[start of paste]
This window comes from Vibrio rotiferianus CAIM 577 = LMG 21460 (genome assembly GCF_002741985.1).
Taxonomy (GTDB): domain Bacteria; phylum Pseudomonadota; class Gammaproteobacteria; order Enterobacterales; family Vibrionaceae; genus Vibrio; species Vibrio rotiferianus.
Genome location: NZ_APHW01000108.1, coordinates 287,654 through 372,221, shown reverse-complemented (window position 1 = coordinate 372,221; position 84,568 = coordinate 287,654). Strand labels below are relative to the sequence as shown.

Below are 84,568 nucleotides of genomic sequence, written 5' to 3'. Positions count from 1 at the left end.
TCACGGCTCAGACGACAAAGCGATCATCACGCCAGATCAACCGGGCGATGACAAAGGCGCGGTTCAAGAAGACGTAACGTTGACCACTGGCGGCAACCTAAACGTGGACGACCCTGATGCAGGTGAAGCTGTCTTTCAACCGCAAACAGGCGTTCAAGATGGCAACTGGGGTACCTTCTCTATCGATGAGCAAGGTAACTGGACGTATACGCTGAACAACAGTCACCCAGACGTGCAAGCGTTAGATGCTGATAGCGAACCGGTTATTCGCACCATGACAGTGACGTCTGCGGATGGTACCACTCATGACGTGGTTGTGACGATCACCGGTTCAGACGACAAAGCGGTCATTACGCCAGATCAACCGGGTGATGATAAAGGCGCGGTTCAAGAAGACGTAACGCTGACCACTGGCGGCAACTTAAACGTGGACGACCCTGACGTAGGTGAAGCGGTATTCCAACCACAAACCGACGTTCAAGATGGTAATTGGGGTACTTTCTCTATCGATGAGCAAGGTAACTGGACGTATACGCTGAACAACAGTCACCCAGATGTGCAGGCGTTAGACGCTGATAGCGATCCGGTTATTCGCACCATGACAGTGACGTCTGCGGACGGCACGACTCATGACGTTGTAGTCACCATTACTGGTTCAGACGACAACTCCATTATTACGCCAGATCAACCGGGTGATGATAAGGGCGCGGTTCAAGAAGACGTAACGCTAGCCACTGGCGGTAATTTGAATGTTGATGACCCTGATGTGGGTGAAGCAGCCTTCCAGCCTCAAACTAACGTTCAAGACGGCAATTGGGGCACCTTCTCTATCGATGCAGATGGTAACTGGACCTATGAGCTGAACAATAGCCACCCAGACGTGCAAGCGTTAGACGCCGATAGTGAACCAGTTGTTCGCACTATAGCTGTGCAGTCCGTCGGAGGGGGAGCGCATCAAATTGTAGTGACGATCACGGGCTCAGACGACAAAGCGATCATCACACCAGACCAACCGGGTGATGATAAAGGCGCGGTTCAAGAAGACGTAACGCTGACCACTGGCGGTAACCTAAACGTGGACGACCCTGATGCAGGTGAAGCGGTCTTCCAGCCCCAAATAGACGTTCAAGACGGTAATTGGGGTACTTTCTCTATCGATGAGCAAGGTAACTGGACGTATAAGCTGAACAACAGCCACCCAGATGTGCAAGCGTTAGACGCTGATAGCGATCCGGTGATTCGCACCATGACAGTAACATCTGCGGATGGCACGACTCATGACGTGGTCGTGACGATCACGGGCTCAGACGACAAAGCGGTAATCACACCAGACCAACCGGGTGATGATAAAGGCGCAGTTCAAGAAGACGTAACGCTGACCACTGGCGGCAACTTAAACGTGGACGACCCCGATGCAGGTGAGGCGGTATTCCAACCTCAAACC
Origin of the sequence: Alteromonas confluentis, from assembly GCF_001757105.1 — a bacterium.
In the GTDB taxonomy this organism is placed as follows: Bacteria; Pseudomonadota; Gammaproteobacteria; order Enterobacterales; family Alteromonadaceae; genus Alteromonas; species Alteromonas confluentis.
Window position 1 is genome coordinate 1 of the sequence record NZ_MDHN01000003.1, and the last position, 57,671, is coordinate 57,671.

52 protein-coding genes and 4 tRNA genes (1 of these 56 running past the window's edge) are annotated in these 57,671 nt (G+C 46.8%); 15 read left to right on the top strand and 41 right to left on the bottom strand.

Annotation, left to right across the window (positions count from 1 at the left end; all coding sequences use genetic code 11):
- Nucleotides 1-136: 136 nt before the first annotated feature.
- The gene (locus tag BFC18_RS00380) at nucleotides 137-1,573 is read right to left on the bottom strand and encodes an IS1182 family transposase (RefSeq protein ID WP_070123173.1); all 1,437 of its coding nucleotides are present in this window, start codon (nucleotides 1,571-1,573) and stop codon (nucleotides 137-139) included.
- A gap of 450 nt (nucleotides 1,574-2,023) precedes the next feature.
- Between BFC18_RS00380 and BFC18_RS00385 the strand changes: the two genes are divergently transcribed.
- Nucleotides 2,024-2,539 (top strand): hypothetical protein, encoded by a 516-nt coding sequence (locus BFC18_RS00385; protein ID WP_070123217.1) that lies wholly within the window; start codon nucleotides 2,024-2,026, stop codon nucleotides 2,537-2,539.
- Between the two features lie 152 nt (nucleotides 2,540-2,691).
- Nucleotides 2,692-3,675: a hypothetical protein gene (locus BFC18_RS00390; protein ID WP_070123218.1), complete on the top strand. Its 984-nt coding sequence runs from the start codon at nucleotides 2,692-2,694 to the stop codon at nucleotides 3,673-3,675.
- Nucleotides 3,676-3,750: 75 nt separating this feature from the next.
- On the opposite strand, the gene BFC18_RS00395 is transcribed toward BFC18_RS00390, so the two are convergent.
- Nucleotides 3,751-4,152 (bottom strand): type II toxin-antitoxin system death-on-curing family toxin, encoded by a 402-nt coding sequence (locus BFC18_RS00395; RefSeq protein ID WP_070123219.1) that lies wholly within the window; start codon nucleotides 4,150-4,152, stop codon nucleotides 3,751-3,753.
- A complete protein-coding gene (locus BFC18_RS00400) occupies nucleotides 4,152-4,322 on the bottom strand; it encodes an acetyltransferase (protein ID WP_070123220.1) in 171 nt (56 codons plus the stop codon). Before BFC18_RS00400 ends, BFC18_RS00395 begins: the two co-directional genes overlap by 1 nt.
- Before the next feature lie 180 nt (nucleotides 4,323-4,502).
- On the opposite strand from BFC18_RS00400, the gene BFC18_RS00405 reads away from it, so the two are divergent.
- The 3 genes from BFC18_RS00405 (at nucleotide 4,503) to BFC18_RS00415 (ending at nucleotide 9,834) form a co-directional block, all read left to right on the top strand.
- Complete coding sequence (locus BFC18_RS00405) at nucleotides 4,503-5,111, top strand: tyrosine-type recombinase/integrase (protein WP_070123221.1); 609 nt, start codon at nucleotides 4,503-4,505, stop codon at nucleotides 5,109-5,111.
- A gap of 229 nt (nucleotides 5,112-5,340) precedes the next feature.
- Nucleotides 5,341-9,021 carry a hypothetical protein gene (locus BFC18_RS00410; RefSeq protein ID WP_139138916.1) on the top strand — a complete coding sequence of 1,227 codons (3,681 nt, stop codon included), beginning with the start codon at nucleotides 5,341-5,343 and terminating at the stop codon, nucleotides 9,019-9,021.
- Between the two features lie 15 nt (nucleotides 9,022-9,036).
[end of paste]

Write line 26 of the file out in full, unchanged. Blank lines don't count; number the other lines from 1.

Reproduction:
- A gap of 229 nt (nucleotides 5,112-5,340) precedes the next feature.